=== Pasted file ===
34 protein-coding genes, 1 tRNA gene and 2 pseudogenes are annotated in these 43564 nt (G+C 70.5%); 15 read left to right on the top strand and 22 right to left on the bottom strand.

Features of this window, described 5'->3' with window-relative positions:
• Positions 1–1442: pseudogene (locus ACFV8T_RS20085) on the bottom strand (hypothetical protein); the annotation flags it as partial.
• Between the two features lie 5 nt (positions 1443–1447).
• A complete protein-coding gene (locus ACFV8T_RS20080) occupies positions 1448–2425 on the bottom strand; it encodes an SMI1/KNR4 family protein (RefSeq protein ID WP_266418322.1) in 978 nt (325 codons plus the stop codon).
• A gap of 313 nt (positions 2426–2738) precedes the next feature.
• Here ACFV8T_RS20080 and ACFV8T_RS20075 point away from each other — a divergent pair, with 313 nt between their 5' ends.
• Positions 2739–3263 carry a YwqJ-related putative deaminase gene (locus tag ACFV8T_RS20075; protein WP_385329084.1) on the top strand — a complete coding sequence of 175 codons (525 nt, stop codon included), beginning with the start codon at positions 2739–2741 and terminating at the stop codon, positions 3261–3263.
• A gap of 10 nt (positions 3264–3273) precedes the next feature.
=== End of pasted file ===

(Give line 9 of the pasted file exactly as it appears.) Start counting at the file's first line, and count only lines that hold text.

• A gap of 10 nt (positions 3264–3273) precedes the next feature.